"American Movements" is a phrase used also in visual arts of the United States to refer to U.S.-centered or -originated movements such as Pop Art, and such as in the art of Edward Hopper and Norman Rockwell. (Note: Hopper and Rockwell themselves portrayed various architectural styles in their paintings of small-town and urban America.)


Bungalow/Craftsman architecture redirects to here

Bungalow/Craftsman is a term commonly appearing in National Register listings, which reflects American Craftsman styling and Bungalow building type. Craftsman style, depending on one's definition, may apply only to decorative arts of furniture and other objects while not to building architecture. Nonetheless, many thousands of craftsman-styled California Bungalow houses nation-wide have been built. When listed on the National Register, they usually receive the "Bungalow/Craftsman" classification.

Early Commercial

Early Commercial architecture redirects to here

There are many hundreds of National Register-listed buildings of this type.[1]

It may be a subtype of Commercial style, i.e. it may be a predecessor of the full Chicago school style architecture.[citation needed]

Plains Commercial

Plains Commercial architecture and Plains Commercial Style redirect to here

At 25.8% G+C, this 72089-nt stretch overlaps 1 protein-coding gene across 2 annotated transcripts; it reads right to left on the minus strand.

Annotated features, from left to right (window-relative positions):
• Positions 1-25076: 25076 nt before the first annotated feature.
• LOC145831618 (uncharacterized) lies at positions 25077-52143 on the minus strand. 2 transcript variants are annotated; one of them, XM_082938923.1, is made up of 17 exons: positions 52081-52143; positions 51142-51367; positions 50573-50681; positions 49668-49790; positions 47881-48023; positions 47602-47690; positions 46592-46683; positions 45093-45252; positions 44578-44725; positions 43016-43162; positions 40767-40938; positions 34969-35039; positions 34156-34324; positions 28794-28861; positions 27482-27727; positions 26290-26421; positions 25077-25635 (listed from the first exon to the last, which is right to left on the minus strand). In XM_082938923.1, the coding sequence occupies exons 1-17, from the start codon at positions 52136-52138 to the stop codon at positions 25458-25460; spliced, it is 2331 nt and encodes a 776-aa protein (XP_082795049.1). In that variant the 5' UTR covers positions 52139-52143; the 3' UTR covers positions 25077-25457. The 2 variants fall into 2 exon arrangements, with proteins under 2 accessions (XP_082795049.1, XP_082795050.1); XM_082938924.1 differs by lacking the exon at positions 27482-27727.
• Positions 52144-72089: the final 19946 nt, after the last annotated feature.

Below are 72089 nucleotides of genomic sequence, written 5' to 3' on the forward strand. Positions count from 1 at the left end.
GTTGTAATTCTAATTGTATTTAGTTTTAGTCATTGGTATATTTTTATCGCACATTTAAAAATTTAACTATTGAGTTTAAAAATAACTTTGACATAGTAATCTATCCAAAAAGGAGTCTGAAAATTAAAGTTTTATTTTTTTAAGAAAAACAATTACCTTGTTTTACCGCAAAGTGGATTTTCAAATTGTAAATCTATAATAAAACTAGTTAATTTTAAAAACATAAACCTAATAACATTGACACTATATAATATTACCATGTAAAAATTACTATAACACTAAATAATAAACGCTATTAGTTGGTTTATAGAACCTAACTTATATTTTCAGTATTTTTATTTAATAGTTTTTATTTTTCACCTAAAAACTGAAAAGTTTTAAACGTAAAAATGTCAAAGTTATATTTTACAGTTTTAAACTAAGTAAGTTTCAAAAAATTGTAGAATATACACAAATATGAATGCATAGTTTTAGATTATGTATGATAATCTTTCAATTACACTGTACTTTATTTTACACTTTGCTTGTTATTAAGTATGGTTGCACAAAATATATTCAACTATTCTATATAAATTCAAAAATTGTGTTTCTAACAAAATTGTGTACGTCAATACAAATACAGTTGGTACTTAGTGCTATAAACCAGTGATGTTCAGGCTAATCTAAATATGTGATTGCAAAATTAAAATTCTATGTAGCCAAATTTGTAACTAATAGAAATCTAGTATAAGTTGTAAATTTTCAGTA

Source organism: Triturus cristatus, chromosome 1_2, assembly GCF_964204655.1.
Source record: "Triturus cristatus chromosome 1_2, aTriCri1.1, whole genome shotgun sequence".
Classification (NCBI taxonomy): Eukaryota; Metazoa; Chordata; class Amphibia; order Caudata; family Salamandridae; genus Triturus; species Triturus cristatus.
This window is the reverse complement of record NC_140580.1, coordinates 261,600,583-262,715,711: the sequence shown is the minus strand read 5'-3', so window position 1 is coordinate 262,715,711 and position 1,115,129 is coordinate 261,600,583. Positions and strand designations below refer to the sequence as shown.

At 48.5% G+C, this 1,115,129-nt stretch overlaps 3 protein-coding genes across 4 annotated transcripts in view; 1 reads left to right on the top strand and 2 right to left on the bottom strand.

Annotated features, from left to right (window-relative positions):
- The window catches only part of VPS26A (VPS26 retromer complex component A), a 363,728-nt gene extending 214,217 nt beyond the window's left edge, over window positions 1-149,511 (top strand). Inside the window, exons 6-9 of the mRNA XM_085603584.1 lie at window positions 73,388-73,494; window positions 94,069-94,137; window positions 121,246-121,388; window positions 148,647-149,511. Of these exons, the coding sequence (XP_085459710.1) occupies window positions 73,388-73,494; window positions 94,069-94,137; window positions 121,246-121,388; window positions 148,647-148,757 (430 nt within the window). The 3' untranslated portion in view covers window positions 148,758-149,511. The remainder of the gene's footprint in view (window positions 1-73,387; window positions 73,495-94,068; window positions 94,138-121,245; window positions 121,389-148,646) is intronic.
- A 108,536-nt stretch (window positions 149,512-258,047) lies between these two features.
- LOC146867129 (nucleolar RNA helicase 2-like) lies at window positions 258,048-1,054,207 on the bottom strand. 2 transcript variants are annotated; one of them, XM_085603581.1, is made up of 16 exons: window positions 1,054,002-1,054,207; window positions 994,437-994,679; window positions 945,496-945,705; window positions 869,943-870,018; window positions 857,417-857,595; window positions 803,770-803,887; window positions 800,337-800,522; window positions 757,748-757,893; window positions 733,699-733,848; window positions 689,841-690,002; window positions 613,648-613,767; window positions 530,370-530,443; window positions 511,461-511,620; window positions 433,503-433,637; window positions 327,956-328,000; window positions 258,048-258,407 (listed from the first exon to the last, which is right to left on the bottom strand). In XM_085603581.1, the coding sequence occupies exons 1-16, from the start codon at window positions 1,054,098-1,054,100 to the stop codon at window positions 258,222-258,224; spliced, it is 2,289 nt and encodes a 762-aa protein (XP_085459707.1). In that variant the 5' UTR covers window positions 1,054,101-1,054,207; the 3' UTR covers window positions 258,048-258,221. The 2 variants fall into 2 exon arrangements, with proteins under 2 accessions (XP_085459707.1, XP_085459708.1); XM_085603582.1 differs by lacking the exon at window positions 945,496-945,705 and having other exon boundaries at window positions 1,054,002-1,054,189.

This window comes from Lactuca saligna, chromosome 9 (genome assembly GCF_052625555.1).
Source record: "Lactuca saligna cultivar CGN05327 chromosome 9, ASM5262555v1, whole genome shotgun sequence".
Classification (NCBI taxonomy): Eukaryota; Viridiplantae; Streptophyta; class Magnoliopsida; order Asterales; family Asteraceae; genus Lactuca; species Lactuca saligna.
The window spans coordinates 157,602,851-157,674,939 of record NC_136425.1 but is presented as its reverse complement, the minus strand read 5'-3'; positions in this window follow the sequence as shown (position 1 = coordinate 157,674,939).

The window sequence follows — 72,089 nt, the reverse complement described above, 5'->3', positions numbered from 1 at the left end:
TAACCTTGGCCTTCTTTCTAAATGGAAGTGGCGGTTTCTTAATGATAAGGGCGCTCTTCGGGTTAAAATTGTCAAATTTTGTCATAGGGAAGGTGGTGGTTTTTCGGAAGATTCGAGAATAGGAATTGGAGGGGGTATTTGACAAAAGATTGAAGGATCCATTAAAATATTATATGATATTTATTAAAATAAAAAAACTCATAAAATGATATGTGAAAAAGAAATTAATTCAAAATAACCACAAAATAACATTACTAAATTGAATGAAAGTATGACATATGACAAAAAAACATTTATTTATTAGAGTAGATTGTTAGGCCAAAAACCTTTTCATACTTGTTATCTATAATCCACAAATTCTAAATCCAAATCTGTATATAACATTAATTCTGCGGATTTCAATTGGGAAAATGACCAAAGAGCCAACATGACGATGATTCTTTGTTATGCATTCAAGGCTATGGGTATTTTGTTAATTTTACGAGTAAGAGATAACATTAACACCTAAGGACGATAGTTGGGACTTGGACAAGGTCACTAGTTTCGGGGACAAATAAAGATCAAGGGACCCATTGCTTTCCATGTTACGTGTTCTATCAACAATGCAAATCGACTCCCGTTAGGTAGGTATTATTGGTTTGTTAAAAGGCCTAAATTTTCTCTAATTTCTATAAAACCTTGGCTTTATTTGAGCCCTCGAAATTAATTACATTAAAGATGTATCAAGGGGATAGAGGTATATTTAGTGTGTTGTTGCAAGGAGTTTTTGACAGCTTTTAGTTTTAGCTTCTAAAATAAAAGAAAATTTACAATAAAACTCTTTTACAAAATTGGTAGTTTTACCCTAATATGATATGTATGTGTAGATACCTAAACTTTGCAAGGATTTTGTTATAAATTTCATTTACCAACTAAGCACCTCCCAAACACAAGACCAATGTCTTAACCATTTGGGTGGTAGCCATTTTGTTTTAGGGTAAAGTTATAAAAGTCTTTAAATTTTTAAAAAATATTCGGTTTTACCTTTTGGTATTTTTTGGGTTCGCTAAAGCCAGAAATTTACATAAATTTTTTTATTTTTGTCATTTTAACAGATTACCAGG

Plains Commercial is another variant of Commercial style. See also Commercial Style.

Octagon Mode

"Octagon Mode" architecture refers to Octagon houses built in a particular style. The term is used in at least 49 NRHP listings.

Postmedieval English

"Postmedieval English" architecture is a style term used for a number of NRHP listings, including William Ward Jr. House in Middlefield, Connecticut.

Complete list of 40 NRIS codings

The complete list of architectural style codes in NRIS is as follows:[1]

    1       01       NO STYLE LISTED
    2       10       COLONIAL
    3       11       GEORGIAN
    4       20       EARLY REPUBLIC
    5       21       FEDERAL
    6       30       MID 19TH CENTURY REVIVAL
    7       31       GREEK REVIVAL
    8       32       GOTHIC REVIVAL
    9       33       ITALIAN VILLA
   10       34       EXOTIC REVIVAL
   11       40       LATE VICTORIAN
   12       41       GOTHIC
   13       42       ITALIANATE
   14       43       SECOND EMPIRE
   15       44       STICK/EASTLAKE
   16       45       QUEEN ANNE
   17       46       SHINGLE STYLE
   18       47       ROMANESQUE
   19       48       RENAISSANCE
   20       49       OCTAGON MODE
   21       50       LATE 19TH AND 20TH CENTURY REVIVALS
   22       51       COLONIAL REVIVAL
   23       52       CLASSICAL REVIVAL
   24       53       TUDOR REVIVAL
   25       54       LATE GOTHIC REVIVAL
   26       55       MISSION/SPANISH REVIVAL
   27       56       BEAUX ARTS
   28       57       PUEBLO
   30       61       PRAIRIE SCHOOL
   31       62       EARLY COMMERCIAL
   32       63       CHICAGO
   33       64       SKYSCRAPER
   34       65       BUNGALOW/CRAFTSMAN
   35       70       MODERN MOVEMENT
   36       71       MODERNE
   37       72       INTERNATIONAL STYLE
   38       73       ART DECO
   39       80       OTHER

See also


Wikimedia Foundation. 2010.

Look at other dictionaries: